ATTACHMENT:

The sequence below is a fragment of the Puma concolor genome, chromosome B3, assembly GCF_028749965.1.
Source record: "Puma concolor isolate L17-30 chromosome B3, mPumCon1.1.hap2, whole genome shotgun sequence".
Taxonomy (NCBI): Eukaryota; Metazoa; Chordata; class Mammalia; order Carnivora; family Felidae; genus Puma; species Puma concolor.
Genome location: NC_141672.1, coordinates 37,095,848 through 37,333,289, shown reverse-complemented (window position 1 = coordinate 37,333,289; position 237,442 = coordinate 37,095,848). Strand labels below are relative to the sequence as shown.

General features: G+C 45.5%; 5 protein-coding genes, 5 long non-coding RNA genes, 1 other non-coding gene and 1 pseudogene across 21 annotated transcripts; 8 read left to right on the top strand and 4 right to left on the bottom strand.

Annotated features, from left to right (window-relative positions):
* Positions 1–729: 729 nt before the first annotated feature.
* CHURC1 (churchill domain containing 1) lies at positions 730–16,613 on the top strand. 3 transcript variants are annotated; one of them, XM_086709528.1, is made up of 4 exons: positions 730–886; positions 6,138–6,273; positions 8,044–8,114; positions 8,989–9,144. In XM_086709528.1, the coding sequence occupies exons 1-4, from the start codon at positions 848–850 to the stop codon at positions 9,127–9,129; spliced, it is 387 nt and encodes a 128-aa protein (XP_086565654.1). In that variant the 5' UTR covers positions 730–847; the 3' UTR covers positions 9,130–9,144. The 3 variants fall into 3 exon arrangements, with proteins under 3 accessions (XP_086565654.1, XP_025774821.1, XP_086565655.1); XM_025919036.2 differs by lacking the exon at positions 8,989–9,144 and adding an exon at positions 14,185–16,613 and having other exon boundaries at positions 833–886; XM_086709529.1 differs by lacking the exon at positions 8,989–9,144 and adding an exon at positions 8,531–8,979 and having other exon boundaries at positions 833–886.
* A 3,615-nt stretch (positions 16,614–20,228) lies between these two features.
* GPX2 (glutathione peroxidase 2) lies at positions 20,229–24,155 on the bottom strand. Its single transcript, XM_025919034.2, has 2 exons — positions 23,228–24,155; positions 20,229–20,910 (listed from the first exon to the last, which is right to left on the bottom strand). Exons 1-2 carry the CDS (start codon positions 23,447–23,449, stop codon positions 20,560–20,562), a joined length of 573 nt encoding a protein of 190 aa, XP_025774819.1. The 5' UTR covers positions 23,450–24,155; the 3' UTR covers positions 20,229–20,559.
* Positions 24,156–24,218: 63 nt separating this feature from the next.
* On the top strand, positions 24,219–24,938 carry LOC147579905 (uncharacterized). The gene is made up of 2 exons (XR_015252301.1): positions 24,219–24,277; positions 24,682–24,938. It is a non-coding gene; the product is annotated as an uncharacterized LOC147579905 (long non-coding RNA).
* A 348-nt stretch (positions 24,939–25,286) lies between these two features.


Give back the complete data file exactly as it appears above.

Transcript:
The sequence below is a fragment of the Puma concolor genome, chromosome B3, assembly GCF_028749965.1.
Source record: "Puma concolor isolate L17-30 chromosome B3, mPumCon1.1.hap2, whole genome shotgun sequence".
Taxonomy (NCBI): Eukaryota; Metazoa; Chordata; class Mammalia; order Carnivora; family Felidae; genus Puma; species Puma concolor.
Genome location: NC_141672.1, coordinates 37,095,848 through 37,333,289, shown reverse-complemented (window position 1 = coordinate 37,333,289; position 237,442 = coordinate 37,095,848). Strand labels below are relative to the sequence as shown.

General features: G+C 45.5%; 5 protein-coding genes, 5 long non-coding RNA genes, 1 other non-coding gene and 1 pseudogene across 21 annotated transcripts; 8 read left to right on the top strand and 4 right to left on the bottom strand.

Annotated features, from left to right (window-relative positions):
* Positions 1–729: 729 nt before the first annotated feature.
* CHURC1 (churchill domain containing 1) lies at positions 730–16,613 on the top strand. 3 transcript variants are annotated; one of them, XM_086709528.1, is made up of 4 exons: positions 730–886; positions 6,138–6,273; positions 8,044–8,114; positions 8,989–9,144. In XM_086709528.1, the coding sequence occupies exons 1-4, from the start codon at positions 848–850 to the stop codon at positions 9,127–9,129; spliced, it is 387 nt and encodes a 128-aa protein (XP_086565654.1). In that variant the 5' UTR covers positions 730–847; the 3' UTR covers positions 9,130–9,144. The 3 variants fall into 3 exon arrangements, with proteins under 3 accessions (XP_086565654.1, XP_025774821.1, XP_086565655.1); XM_025919036.2 differs by lacking the exon at positions 8,989–9,144 and adding an exon at positions 14,185–16,613 and having other exon boundaries at positions 833–886; XM_086709529.1 differs by lacking the exon at positions 8,989–9,144 and adding an exon at positions 8,531–8,979 and having other exon boundaries at positions 833–886.
* A 3,615-nt stretch (positions 16,614–20,228) lies between these two features.
* GPX2 (glutathione peroxidase 2) lies at positions 20,229–24,155 on the bottom strand. Its single transcript, XM_025919034.2, has 2 exons — positions 23,228–24,155; positions 20,229–20,910 (listed from the first exon to the last, which is right to left on the bottom strand). Exons 1-2 carry the CDS (start codon positions 23,447–23,449, stop codon positions 20,560–20,562), a joined length of 573 nt encoding a protein of 190 aa, XP_025774819.1. The 5' UTR covers positions 23,450–24,155; the 3' UTR covers positions 20,229–20,559.
* Positions 24,156–24,218: 63 nt separating this feature from the next.
* On the top strand, positions 24,219–24,938 carry LOC147579905 (uncharacterized). The gene is made up of 2 exons (XR_015252301.1): positions 24,219–24,277; positions 24,682–24,938. It is a non-coding gene; the product is annotated as an uncharacterized LOC147579905 (long non-coding RNA).
* A 348-nt stretch (positions 24,939–25,286) lies between these two features.